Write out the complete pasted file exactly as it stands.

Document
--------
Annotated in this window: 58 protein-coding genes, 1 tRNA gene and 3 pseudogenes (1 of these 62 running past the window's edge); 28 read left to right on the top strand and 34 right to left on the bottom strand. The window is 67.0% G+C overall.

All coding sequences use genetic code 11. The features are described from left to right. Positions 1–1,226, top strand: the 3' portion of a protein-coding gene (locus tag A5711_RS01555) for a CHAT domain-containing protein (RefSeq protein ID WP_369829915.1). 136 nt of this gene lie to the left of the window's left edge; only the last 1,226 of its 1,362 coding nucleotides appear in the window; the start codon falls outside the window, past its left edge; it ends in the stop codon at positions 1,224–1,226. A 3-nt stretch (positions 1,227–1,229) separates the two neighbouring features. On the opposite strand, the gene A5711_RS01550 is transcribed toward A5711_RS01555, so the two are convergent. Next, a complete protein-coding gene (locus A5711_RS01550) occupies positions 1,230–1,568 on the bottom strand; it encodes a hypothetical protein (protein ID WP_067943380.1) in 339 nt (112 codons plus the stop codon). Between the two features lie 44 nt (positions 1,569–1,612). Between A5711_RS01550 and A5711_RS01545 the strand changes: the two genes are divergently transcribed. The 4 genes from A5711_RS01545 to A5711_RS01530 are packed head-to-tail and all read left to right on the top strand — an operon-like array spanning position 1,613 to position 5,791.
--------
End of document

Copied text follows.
Annotated in this window: 58 protein-coding genes, 1 tRNA gene and 3 pseudogenes (1 of these 62 running past the window's edge); 28 read left to right on the top strand and 34 right to left on the bottom strand. The window is 67.0% G+C overall.

All coding sequences use genetic code 11. The features are described from left to right. Positions 1–1,226, top strand: the 3' portion of a protein-coding gene (locus tag A5711_RS01555) for a CHAT domain-containing protein (RefSeq protein ID WP_369829915.1). 136 nt of this gene lie to the left of the window's left edge; only the last 1,226 of its 1,362 coding nucleotides appear in the window; the start codon falls outside the window, past its left edge; it ends in the stop codon at positions 1,224–1,226. A 3-nt stretch (positions 1,227–1,229) separates the two neighbouring features. On the opposite strand, the gene A5711_RS01550 is transcribed toward A5711_RS01555, so the two are convergent. Next, a complete protein-coding gene (locus A5711_RS01550) occupies positions 1,230–1,568 on the bottom strand; it encodes a hypothetical protein (protein ID WP_067943380.1) in 339 nt (112 codons plus the stop codon). Between the two features lie 44 nt (positions 1,569–1,612). Between A5711_RS01550 and A5711_RS01545 the strand changes: the two genes are divergently transcribed. The 4 genes from A5711_RS01545 to A5711_RS01530 are packed head-to-tail and all read left to right on the top strand — an operon-like array spanning position 1,613 to position 5,791.